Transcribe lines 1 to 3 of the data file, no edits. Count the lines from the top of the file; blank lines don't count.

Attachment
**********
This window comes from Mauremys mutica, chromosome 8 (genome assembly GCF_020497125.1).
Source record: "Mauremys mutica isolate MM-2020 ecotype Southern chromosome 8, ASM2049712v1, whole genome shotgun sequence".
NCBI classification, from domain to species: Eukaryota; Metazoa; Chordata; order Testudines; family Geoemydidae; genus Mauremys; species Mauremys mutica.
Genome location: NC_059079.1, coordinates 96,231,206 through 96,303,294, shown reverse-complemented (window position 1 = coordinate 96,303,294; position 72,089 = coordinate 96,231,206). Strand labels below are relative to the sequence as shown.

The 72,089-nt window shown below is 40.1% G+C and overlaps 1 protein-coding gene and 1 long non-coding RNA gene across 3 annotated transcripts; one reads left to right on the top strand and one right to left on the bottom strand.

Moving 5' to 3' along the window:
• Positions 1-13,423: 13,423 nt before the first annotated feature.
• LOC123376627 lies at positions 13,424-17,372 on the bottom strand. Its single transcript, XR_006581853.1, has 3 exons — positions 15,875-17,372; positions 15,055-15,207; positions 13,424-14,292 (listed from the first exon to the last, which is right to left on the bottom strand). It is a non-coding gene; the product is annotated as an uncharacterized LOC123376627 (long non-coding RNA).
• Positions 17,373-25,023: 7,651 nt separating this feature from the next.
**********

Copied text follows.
This window comes from Mauremys mutica, chromosome 8 (genome assembly GCF_020497125.1).
Source record: "Mauremys mutica isolate MM-2020 ecotype Southern chromosome 8, ASM2049712v1, whole genome shotgun sequence".
NCBI classification, from domain to species: Eukaryota; Metazoa; Chordata; order Testudines; family Geoemydidae; genus Mauremys; species Mauremys mutica.